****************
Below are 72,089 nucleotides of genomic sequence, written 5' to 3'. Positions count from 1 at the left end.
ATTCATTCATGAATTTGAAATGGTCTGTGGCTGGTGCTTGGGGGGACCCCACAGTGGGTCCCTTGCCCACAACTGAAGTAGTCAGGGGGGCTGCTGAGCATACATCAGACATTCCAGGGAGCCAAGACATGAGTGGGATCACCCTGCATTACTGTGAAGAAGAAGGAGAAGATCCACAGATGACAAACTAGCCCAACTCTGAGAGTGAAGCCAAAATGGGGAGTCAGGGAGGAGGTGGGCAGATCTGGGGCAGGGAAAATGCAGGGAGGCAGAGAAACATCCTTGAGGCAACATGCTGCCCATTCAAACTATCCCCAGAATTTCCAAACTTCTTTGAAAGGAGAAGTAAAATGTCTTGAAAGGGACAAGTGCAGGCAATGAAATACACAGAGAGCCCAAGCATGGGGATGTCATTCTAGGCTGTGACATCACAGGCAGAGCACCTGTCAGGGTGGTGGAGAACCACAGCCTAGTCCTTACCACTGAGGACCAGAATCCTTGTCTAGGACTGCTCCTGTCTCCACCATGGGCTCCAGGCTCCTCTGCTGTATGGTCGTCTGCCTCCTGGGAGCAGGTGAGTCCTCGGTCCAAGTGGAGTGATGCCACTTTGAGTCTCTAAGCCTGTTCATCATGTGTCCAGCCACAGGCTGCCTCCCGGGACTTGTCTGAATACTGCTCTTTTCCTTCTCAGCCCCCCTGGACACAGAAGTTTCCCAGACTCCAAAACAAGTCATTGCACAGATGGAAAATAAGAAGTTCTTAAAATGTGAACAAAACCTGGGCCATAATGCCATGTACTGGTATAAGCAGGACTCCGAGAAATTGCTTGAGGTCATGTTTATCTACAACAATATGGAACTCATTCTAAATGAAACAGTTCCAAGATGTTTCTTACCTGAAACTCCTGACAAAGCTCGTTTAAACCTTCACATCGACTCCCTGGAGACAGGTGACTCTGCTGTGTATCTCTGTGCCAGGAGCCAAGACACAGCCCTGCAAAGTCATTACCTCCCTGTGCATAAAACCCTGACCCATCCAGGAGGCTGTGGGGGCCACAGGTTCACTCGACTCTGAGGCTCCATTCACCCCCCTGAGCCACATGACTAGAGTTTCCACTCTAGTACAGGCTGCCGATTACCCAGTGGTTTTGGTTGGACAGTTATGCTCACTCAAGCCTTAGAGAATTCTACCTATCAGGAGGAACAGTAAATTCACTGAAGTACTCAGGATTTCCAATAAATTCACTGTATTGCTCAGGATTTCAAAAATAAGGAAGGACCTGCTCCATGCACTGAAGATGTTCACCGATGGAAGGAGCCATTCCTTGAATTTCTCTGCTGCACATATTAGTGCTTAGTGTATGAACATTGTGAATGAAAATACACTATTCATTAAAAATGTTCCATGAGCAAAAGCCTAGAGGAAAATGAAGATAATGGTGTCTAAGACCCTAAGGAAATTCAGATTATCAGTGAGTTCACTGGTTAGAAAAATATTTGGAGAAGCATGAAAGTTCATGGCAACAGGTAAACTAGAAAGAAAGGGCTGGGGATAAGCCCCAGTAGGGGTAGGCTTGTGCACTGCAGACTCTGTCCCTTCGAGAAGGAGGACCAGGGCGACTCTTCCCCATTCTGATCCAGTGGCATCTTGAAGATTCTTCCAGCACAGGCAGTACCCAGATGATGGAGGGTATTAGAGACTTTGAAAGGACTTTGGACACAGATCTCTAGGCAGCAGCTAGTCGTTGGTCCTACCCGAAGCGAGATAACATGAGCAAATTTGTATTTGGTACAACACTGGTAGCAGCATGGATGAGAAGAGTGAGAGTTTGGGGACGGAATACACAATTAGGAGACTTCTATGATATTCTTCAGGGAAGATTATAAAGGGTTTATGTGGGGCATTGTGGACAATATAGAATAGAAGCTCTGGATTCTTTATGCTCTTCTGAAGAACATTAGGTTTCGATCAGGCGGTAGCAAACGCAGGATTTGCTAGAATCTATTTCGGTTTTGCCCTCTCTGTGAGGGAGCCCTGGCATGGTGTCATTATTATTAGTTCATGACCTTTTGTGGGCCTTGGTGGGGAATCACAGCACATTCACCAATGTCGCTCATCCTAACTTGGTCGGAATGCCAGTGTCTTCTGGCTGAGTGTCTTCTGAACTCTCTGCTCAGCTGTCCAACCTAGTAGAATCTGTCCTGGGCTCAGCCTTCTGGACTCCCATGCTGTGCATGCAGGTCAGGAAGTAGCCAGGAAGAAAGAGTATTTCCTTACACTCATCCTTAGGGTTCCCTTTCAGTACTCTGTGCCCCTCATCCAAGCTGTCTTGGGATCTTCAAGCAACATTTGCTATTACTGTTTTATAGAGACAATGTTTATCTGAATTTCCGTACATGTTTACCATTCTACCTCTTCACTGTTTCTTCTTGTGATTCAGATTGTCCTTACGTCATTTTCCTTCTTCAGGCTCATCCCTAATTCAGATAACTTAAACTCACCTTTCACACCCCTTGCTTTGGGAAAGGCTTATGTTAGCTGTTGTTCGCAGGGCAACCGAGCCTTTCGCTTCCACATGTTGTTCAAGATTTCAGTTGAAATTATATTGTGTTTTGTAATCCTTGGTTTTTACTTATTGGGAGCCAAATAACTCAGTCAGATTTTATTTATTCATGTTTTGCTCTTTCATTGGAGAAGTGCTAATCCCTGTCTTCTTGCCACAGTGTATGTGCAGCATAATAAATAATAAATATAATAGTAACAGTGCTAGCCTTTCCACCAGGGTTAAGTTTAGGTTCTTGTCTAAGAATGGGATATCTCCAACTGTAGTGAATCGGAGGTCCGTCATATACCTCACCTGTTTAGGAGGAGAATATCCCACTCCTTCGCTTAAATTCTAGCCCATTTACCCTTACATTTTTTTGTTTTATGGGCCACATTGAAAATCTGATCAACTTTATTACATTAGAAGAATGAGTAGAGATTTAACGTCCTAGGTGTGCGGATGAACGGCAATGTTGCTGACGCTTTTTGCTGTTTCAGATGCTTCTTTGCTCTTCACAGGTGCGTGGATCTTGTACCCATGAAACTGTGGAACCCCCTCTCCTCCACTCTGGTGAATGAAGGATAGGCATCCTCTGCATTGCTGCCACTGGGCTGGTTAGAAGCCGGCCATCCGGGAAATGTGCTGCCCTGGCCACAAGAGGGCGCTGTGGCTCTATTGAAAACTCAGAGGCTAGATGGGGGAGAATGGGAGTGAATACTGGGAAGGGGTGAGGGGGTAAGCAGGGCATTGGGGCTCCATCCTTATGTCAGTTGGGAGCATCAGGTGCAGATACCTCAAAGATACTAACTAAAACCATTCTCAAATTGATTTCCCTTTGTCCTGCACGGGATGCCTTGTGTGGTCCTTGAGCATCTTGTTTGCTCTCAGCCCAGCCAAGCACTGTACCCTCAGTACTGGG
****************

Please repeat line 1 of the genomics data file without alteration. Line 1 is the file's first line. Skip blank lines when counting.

Below are 72,089 nucleotides of genomic sequence, written 5' to 3'. Positions count from 1 at the left end.